The cerebral senior is rarely caught out of position, and has enough recovery speed in case it ever does happen. He is also a dangerous playmaker once he gets the ball in his hands with three of his eight career interceptions resulting in touchdown returns.
Verner is the only upper-classmen in the cornerback rotation, and he will therefore be counted on to mentor a developing group. This past spring, his teammates voted him as one of the Bruins team captains. The Carson (CA) native has looked sharp in fall camp so far, and appears primed for an outstanding last season in Westwood.
With most teams throwing away from Verner in 2009, redshirt freshman Aaron Hester will need to be ready for a lot of action.
Last season, Hester spent time learning the defensive system, and after an impressive spring, he has claimed ownership of a starting spot.
At 6-1 203 pounds, Hester is one of the most naturally gifted defensive backs on the roster. His technique still needs work, but his upside is undeniable. Hester has excellent size for a corner, while also possessing very good speed (4.43). He would make an ideal press corner because of his tenacious and physical style, and could also be an asset in run support.
Like Verner, Hester breaks on the ball very well and can cover space in a hurry.
He also has the bloodlines to succeed, as his brother is Chicago Bears and former Miami Hurricanes standout Devin Hester. Rivals and Scout.com rated the Compton (CA) native as a 4-star prospect during his prolific prep career at Dominguez High School.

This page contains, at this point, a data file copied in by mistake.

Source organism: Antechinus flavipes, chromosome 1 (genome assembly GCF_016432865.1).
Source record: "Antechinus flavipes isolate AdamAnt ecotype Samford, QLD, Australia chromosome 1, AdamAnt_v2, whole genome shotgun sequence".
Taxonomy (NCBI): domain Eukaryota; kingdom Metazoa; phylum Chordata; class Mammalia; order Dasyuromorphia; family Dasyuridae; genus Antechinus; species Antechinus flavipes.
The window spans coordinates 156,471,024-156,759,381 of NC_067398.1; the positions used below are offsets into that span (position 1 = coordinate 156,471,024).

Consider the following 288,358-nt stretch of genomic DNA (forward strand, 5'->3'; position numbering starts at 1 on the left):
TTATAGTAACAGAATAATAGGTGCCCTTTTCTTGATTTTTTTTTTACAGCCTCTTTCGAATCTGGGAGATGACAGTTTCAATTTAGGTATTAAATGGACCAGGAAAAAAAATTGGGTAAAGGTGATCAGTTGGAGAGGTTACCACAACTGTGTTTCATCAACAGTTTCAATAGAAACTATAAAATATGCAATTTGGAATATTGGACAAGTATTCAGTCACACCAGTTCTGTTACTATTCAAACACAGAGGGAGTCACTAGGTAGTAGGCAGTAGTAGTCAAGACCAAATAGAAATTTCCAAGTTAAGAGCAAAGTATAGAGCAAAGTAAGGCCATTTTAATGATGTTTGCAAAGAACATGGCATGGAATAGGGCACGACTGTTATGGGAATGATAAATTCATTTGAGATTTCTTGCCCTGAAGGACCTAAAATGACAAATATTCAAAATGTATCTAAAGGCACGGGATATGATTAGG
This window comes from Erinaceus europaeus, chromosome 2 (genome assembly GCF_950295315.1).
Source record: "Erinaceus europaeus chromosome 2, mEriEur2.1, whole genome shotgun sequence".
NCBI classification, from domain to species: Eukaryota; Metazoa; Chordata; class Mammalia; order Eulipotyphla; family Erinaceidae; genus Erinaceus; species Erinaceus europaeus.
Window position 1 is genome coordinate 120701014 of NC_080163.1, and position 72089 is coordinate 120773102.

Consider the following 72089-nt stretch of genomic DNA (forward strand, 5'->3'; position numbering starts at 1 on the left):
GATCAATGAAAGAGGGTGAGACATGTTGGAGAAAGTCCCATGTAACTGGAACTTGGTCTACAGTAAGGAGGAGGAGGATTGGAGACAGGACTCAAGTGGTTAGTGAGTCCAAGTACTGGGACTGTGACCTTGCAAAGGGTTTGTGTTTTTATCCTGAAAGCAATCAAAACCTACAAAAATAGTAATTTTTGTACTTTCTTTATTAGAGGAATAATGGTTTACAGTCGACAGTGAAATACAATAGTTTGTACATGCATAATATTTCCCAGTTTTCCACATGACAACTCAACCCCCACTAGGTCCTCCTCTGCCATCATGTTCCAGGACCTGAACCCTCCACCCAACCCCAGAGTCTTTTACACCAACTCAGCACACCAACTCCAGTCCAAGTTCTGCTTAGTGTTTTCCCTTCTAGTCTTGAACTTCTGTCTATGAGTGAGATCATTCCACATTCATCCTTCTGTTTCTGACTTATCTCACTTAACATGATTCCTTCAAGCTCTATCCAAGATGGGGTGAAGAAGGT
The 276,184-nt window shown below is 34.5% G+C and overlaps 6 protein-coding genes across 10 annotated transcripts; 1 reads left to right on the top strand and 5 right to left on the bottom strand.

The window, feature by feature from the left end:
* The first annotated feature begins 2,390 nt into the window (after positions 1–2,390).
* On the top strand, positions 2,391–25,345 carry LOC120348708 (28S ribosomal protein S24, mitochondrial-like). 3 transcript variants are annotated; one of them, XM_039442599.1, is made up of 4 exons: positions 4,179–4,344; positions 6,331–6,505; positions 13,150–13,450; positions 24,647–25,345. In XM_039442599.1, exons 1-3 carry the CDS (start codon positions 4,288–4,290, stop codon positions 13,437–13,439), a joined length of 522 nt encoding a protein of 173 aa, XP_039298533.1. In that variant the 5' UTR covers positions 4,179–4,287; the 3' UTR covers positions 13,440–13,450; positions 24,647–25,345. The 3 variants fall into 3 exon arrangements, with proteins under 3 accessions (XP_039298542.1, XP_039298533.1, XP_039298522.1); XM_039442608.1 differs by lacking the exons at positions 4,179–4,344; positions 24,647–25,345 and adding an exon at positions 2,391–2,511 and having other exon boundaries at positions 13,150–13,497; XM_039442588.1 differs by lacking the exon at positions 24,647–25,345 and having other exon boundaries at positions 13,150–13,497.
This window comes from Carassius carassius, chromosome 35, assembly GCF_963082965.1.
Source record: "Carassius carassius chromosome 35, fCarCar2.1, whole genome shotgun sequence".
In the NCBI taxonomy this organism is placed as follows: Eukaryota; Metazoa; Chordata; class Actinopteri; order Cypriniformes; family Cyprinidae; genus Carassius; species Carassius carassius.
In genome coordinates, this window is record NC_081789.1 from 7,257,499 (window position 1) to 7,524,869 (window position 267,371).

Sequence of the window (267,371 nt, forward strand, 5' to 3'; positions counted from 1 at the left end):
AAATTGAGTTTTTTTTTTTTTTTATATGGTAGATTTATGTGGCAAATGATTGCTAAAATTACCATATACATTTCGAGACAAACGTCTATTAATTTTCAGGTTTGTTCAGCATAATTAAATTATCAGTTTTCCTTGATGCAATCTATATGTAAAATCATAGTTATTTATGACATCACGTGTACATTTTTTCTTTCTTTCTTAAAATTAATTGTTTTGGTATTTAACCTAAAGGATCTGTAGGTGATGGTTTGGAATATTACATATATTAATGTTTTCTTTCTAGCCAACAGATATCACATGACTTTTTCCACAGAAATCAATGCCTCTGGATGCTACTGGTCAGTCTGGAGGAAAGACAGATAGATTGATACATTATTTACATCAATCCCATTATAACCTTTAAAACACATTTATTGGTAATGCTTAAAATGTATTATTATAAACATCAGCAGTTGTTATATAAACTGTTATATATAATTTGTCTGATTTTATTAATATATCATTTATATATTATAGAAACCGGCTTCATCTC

Hester has looked spectacular in fall camp, and he enters 2009 as a potential breakout performer on the UCLA defense.
The most experienced corner besides Verner has only played for one season and it’s sophomore Courtney Viney. Last season, Viney played mostly as a nickel back and finished with 17 tackles while also contributing on special teams. Two years ago, he was the Scout Team Player of the Year.
At 5-8 160 pounds, Viney is small even by cornerback standards, but he plays with aggressive determination and never stops coming. Coaches have praised Viney for his competitiveness and work ethic. He has tremendous leaping ability, and the quickness to cover an opposing team’s speediest receiver. Viney is also a surprisingly good tackler with deceptive strength. The Fresno (CA) native was given four-star recognition from Scout.com while he was at Edison High School.